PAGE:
This is a hard one for me to comment on mainly because not a lot happens in this story of a family told over four decades. We have three separate POVs, all first person, told over three distinct years: 1975, 1988 and 2013. Bruce and Linda, Dad and Mom, and first born, Sonny, short for Sondra.
It’s a story of family, of adoption, of the fallout of Vietnam, of growing old and coming of age. It’s about a mom’s love for her girls, a dad’s love for his girls, a husband and wife growing old together and falling more in love with each other, of grappling with parents and an adopted child’s impressions as a kid, a teen and as as an adult.
It’s quite ordinary. Every day stuff as we go to the mall, go on first dates, family vacations, fishing trips, visiting grammy and grumpy and caring for sick parents.
And it’s surprisingly captivating. Most of the time. It’s more literary than I expect from Christian fiction which was a nice change. An author is allowed to write about the ordinary in literary fiction. It’s almost essential. Finkbeiner keeps swapping POVs and years with ease and after a few chapters it’s easy to get in the groove, even though we’re unsure of what the next year and/or POV will feature next.
But it’s Minh’s story, the adopted Vietnamese girl from Operation Babylift, that I find most compelling. So much so I wish I had her POV. She arrives in a new country to new parents as a four year old and there’s always a sense of displacement whenever Minh or Mindy, as she becomes known, enters the story irrespective of whether she’s 4, 17 or 42. It adds a sense of discomfort to a very happy family story. Mindy is greatly loved and accepted and she knows this but it’s that sense of loss of not knowing her birth parents, of birth siblings, of birthplace. Finkbeiner does a great job managing this dichotomy.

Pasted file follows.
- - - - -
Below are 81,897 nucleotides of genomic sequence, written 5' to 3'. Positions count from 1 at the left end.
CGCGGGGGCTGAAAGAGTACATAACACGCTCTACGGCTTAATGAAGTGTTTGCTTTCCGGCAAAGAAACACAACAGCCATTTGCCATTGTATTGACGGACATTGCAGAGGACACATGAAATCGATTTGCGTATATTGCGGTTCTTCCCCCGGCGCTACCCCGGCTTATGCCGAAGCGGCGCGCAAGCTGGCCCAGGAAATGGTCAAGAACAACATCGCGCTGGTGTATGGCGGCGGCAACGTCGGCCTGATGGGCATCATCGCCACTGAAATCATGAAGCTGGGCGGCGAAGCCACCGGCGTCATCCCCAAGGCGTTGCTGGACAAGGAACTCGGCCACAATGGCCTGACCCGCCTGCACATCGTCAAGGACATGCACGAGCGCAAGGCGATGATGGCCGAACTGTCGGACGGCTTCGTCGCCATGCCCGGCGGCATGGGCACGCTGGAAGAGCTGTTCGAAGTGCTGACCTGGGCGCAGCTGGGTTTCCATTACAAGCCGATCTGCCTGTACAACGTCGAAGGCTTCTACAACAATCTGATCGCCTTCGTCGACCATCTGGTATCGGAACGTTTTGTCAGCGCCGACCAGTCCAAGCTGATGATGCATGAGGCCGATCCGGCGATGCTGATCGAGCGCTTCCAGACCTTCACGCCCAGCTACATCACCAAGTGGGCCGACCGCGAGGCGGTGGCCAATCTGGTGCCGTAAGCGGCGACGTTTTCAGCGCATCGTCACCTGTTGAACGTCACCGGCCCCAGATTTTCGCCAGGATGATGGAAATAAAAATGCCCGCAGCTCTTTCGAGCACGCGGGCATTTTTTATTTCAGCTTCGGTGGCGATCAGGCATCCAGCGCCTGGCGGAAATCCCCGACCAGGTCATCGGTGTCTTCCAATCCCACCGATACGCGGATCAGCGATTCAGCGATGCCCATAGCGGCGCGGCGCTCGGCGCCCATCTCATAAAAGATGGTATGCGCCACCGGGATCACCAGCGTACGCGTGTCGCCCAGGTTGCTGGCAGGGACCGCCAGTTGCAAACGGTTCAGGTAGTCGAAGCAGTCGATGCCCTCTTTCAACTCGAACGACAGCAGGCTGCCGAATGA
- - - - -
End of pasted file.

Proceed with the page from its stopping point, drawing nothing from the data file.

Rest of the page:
I liked how the three POVs were very distinctive and their three characters were extremely likeable. I particularly appreciated how Bruce and Linda had found such contentment in the choices they’ve made and the life they’ve engineered together. And their love for each other is very believable and admirable. They’ve learnt how to love by championing the other and making the other each other’s focus and priority. I especially liked Bruce, a wonderfully gentle, kind man who adored his wife and daughters and grappled with the notion of letting his daughters fly the coup.
There really is a lot to like in this story and I recommend it heartily.
I received an early ebook copy as part of Revell Reads Blogger program via NetGalley with no expectation of a positive review.